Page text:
July 19, 2008


Here’s a post from my fellow missionary Harry in Jerusalem that I wish I had written, from the parts about picking up hitchhikers, which I also frequently do with equally interesting results, to the ideas about challenge and risk, which I think is at the core of the mission experience.

Check ‘er out.

P.S. Actually, I have to say a little more. I, of course, have been indoctrinated with stories of how dangerous it can be to pick up hitchhiker yet I do it all the time here. What I’ve realized is that in a country as car-happy as the U.S. hitchhikers are a bit weird because the cultural standard is to own a car (or two or five or whatever). It takes a conscious and counter-cultural decision to forgo car ownership. I can think of only a couple of fully-employed people I’ve known who have made the decision not to own a car and that decision is notable and makes them seem vaguely, well, odd and praiseworthy in the I’m-glad-I’m-not-doing-that sense. (No offense, guys.)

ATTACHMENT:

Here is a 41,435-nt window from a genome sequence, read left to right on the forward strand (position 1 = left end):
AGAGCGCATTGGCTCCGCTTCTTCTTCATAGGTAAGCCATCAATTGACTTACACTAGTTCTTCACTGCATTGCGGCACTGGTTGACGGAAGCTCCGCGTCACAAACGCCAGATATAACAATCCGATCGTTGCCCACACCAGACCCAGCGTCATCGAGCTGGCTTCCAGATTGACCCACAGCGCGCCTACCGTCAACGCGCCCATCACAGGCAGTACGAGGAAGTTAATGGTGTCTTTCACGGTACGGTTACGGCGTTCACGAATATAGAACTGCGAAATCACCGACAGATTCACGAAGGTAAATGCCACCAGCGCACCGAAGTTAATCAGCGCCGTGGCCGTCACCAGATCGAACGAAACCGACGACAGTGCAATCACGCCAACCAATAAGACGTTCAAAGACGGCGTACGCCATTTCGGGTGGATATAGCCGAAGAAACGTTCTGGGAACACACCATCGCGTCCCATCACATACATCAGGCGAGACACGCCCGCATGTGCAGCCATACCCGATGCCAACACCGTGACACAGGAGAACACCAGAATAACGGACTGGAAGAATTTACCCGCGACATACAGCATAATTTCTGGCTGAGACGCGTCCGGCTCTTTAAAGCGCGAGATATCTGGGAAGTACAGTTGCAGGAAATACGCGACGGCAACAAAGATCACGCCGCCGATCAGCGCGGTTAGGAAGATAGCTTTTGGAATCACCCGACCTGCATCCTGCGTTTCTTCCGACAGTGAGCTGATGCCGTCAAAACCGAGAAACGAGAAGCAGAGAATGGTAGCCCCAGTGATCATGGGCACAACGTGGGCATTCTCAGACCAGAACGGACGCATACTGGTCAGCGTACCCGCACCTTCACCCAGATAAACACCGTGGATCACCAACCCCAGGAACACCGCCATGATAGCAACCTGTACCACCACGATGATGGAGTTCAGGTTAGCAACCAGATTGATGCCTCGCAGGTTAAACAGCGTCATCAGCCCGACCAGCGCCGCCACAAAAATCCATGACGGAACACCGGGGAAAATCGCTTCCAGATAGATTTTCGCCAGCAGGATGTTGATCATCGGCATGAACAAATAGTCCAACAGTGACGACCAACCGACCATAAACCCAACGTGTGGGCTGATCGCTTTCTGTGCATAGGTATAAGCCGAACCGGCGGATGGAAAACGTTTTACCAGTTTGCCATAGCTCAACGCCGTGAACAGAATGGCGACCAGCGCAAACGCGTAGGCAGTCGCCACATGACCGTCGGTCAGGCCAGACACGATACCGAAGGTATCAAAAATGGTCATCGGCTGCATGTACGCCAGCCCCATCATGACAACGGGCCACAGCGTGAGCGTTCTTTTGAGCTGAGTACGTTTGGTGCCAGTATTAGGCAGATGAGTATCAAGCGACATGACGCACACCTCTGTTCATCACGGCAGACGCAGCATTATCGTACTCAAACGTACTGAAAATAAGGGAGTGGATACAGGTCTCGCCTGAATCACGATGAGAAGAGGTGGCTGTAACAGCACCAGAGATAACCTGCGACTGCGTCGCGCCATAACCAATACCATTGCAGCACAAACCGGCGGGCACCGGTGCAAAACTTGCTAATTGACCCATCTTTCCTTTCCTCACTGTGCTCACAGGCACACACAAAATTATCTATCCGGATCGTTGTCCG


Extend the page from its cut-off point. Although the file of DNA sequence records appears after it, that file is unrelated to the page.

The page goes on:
Here almost no one owns a car and not many more even have licenses. (I think I read somewhere less than a quarter of the South African population knows how to drive.) Hitchhiking and taxi riding is just something people have to do. The people I pick up are frequently people who work hard - nurses, day labourers, etc. - and they just happen not to own a car. It’s not weird and it’s not unusual. It’s just the way it is when there’s a lot less money flowing around in an economy.

Also, I gender profile when I decide whom to pick up. I figure women are better bets than men. And I can’t help but racial profile.